For years, the word “disgraced” has been obligatorily prepended to the name of Viscount Matthew Ridley, the British aristocrat and chairman of Northern Rock who steered the bank, and the entire United Kingdom, into financial ruin.
“Matt Ridley, disgraced in 2007 as the former chairman of collapsed bank Northern Rock,” wrote Reuters in 2013 in an article on “shamed” bank executives. The “disgraced banker,” the Guardian called him in 2015.
Ridley’s “disgrace” occurred in the House of Commons Treasury Committee in October 2007, where MPs declared the executive had no “sense of honour” and had “damaged the good name of British banking.”
Thenceforward, it was assumed that Ridley would be seen not only as a crook and an incompetent, but a liar whom no one would take seriously on anything, much less the ethical conduct of others.
But since his misadventure in banking, which cost British taxpayers 37 billion pounds and led to tens of thousands of foreclosures, the 5th Viscount Ridley was not content to retreat to his estate, home to the largest open-pit mine in Britain.
“What is honour?” asked Shakespeare’s corrupt and cowardly knight, Sir Falstaff. “Air. A trim reckoning! Who hath it? he that died o’ Wednesday... Therefore I’ll none of it.”
Perhaps with similar sentiments, the Viscount returned to public life, elected by his aristocratic peers to the House of Lords in 2013, and has rebooted his career as a “science writer” to deny the existence of climate change, argue the genetic basis of race, and promote ideas associated with Social Darwinism.
Most recently, he has joined the band of rogues and scoundrels, including the racist Nicholas Wade and “aluminum tubes” liar Michael R. Gordon, working to slander the world’s leading coronavirus experts, including Shi Zhengli and Peter Daszak, during a global pandemic that has killed up to 20 million people.
In line with his fellow Brexit advocate Raheem Kassam, the co-host of Steve Bannon’s “War Room: Pandemic” podcast, Ridley has, since early 2020, sought to blame China for the COVID-19 pandemic, asking in March 2020, “Is there not a case for demanding some sort of reparations from the Chinese government” for “the terrible human suffering” caused by the pandemic.
Working backward from this conclusion, Ridley has accused the US National Institutes of Health and the EcoHealth alliance of a coverup, implying that they are complicit in the creation or release of SARS-CoV-2.
Using the “weasel words” common to all intellectual pickpockets, Ridley regularly makes sweeping claims in the press using deniable language arguing to promote the claim that SARS-COV-2 is a genetically engineered virus created at the Wuhan Institute of Virology. For example, he wrote in May 2020, “The simple story of an animal in a market infected by a bat that then infected several human beings no longer looks credible”—a statement that any normal person would interpret as a rejection of the natural origins of COVID-19.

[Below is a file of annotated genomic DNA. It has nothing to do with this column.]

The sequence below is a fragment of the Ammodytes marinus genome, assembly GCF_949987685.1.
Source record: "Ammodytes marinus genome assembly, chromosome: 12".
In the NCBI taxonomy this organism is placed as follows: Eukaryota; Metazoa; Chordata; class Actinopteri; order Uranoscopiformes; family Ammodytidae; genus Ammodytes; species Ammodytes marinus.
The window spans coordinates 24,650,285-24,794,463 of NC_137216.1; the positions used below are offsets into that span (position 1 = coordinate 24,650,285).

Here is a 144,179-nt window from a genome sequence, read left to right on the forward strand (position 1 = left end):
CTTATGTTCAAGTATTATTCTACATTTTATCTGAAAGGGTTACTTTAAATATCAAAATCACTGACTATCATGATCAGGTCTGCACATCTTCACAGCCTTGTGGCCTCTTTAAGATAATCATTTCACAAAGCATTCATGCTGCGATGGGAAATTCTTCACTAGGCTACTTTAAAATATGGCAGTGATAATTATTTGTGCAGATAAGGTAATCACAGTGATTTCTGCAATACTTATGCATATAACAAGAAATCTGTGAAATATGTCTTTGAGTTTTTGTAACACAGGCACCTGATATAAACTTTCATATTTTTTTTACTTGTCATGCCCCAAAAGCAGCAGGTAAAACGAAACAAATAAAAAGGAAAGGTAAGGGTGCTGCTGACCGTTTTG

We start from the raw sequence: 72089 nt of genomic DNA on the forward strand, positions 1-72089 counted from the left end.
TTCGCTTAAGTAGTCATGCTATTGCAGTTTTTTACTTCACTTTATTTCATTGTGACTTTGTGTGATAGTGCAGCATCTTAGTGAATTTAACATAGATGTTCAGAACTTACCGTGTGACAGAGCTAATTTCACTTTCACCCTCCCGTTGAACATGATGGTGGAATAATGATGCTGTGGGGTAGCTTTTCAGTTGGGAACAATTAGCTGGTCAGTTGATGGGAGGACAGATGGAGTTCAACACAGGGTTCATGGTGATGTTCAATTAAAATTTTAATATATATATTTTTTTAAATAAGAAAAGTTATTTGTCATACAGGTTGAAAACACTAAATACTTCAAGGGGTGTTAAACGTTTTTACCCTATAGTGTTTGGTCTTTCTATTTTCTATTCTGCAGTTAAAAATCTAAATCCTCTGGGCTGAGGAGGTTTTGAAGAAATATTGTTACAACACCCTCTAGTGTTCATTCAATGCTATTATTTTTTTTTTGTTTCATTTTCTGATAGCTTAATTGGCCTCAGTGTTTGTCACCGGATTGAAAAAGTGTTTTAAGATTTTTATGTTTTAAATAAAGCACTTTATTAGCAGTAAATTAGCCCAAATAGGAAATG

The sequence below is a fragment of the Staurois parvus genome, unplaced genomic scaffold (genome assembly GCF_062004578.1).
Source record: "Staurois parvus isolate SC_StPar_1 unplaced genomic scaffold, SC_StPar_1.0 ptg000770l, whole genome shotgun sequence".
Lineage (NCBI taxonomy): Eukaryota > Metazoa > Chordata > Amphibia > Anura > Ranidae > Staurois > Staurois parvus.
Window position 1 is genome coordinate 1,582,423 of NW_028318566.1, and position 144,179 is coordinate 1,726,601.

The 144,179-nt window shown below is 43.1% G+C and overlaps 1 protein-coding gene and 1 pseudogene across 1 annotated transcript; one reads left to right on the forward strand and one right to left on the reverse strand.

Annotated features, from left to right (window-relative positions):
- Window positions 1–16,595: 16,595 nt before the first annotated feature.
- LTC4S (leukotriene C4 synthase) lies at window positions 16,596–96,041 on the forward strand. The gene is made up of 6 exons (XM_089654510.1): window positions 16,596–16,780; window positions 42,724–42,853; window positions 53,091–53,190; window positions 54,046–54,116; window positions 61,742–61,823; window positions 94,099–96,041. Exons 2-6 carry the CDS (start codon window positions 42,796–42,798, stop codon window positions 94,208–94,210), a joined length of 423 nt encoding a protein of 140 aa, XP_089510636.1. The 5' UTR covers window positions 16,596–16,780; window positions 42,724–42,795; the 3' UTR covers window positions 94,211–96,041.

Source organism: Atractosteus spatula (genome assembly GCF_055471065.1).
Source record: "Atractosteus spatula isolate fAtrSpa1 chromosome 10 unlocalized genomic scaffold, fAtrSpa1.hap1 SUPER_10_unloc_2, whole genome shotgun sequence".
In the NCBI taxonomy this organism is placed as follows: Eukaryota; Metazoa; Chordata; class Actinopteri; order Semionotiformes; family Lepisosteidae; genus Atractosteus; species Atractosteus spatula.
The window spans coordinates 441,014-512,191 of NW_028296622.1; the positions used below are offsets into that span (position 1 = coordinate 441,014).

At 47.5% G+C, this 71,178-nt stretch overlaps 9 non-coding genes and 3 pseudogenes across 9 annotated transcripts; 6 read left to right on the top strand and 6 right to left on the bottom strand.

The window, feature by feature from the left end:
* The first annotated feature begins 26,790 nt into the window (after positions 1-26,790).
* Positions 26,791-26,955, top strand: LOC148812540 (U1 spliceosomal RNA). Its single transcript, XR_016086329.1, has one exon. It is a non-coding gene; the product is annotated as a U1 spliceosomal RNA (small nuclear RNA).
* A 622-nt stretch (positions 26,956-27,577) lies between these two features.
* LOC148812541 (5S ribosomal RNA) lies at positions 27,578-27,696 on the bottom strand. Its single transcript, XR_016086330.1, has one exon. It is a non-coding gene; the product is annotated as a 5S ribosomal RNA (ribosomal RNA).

As the consummation of this campaign, Ridley has, together with Alina Chan, an “intellectually dishonest, manipulative conspiracist” in the words of virologist Angela Rasmussen, written a 400-page book purporting to substantiate the “lab leak” hoax.
For the work of two scoundrels, Viral is not a completely useless book. “For though myself be a full vicious man, a moral tale yet I you tell can,” says Chaucer’s church-sanctioned seller of false religious relics. Viral provides a service, of sorts, in compiling, in long form, every argument concocted by every quack, every leak provided to anonymous internet “researchers,” used to impugn the credibility of the scientists who have devoted their lives to protecting humanity from new infectious diseases.
After hundreds of pages describing the genesis of the “lab leak” theory, Ridley and Chan get to their central argument: an effort to present a right-wing hoax as a “credible” scientific theory.
They devote one chapter to the case for the natural origins of COVID-19, another arguing for “non-natural origins,” and one chapter drawing conclusions.
These arguments are presented in the form of a jury deliberation in a criminal case, with the arguments addressed to “ladies and gentlemen of the jury.”
The chapter arguing for natural origins begins as follows: “So the theory that the pandemic began as a natural spillover was from the start, and remains to this day, highly plausible. It is the null hypothesis, the default assumption.”
In a judicial proceeding, the “null hypothesis” is “not guilty.” By implication, the case of zoonosis is presented as the defense, and the “lab leak” theory is rendered as the prosecution. Having framed the issue this way, Ridley goes on to argue for the defense:
Then there is the lack of direct evidence of a laboratory leak. Where is the infected laboratory worker, the index case? Where is the record of an accident? If there was a leak, why, in the months since the pandemic began, has no scientist come forward with a confession or an eyewitness account? The Chinese regime may be authoritarian, but it is not omnipotent. The lack of a whistleblower with genuine evidence of an escape of the virus into the community must count for something.